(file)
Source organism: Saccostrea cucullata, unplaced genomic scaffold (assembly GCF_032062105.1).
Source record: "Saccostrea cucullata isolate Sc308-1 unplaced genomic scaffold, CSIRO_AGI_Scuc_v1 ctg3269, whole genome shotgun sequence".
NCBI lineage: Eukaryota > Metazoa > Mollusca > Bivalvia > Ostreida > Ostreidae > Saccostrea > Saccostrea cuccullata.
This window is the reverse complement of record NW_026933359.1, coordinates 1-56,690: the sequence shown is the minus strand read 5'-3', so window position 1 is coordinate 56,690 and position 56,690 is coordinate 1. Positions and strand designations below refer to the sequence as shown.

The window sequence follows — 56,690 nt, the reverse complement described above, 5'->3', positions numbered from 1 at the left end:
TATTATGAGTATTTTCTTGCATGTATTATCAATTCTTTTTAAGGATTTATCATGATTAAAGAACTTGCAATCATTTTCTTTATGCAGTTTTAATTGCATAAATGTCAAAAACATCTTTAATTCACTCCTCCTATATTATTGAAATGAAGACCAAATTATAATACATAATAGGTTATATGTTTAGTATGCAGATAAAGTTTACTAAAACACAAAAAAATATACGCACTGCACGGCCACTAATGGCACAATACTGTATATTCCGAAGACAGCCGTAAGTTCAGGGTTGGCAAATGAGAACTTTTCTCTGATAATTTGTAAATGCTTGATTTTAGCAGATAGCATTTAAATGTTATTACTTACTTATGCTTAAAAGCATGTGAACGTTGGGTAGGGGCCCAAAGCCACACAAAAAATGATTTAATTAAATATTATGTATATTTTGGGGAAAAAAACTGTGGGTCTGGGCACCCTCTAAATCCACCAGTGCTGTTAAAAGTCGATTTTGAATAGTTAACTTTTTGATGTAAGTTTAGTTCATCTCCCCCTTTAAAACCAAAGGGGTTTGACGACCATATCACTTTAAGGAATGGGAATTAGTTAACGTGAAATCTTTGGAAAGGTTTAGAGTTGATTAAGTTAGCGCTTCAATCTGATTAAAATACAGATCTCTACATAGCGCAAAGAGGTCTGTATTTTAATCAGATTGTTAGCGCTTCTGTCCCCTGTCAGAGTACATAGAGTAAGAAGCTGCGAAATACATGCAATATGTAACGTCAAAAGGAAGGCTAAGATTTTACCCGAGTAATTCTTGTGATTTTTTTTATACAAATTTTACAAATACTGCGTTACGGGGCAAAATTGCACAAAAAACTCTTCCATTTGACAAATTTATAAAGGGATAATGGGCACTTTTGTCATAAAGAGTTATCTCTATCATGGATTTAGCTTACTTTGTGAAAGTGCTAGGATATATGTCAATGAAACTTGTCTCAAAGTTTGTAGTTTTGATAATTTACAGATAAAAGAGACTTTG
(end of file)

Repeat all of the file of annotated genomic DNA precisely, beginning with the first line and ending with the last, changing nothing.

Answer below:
Source organism: Saccostrea cucullata, unplaced genomic scaffold (assembly GCF_032062105.1).
Source record: "Saccostrea cucullata isolate Sc308-1 unplaced genomic scaffold, CSIRO_AGI_Scuc_v1 ctg3269, whole genome shotgun sequence".
NCBI lineage: Eukaryota > Metazoa > Mollusca > Bivalvia > Ostreida > Ostreidae > Saccostrea > Saccostrea cuccullata.
This window is the reverse complement of record NW_026933359.1, coordinates 1-56,690: the sequence shown is the minus strand read 5'-3', so window position 1 is coordinate 56,690 and position 56,690 is coordinate 1. Positions and strand designations below refer to the sequence as shown.

The window sequence follows — 56,690 nt, the reverse complement described above, 5'->3', positions numbered from 1 at the left end:
TATTATGAGTATTTTCTTGCATGTATTATCAATTCTTTTTAAGGATTTATCATGATTAAAGAACTTGCAATCATTTTCTTTATGCAGTTTTAATTGCATAAATGTCAAAAACATCTTTAATTCACTCCTCCTATATTATTGAAATGAAGACCAAATTATAATACATAATAGGTTATATGTTTAGTATGCAGATAAAGTTTACTAAAACACAAAAAAATATACGCACTGCACGGCCACTAATGGCACAATACTGTATATTCCGAAGACAGCCGTAAGTTCAGGGTTGGCAAATGAGAACTTTTCTCTGATAATTTGTAAATGCTTGATTTTAGCAGATAGCATTTAAATGTTATTACTTACTTATGCTTAAAAGCATGTGAACGTTGGGTAGGGGCCCAAAGCCACACAAAAAATGATTTAATTAAATATTATGTATATTTTGGGGAAAAAAACTGTGGGTCTGGGCACCCTCTAAATCCACCAGTGCTGTTAAAAGTCGATTTTGAATAGTTAACTTTTTGATGTAAGTTTAGTTCATCTCCCCCTTTAAAACCAAAGGGGTTTGACGACCATATCACTTTAAGGAATGGGAATTAGTTAACGTGAAATCTTTGGAAAGGTTTAGAGTTGATTAAGTTAGCGCTTCAATCTGATTAAAATACAGATCTCTACATAGCGCAAAGAGGTCTGTATTTTAATCAGATTGTTAGCGCTTCTGTCCCCTGTCAGAGTACATAGAGTAAGAAGCTGCGAAATACATGCAATATGTAACGTCAAAAGGAAGGCTAAGATTTTACCCGAGTAATTCTTGTGATTTTTTTTATACAAATTTTACAAATACTGCGTTACGGGGCAAAATTGCACAAAAAACTCTTCCATTTGACAAATTTATAAAGGGATAATGGGCACTTTTGTCATAAAGAGTTATCTCTATCATGGATTTAGCTTACTTTGTGAAAGTGCTAGGATATATGTCAATGAAACTTGTCTCAAAGTTTGTAGTTTTGATAATTTACAGATAAAAGAGACTTTG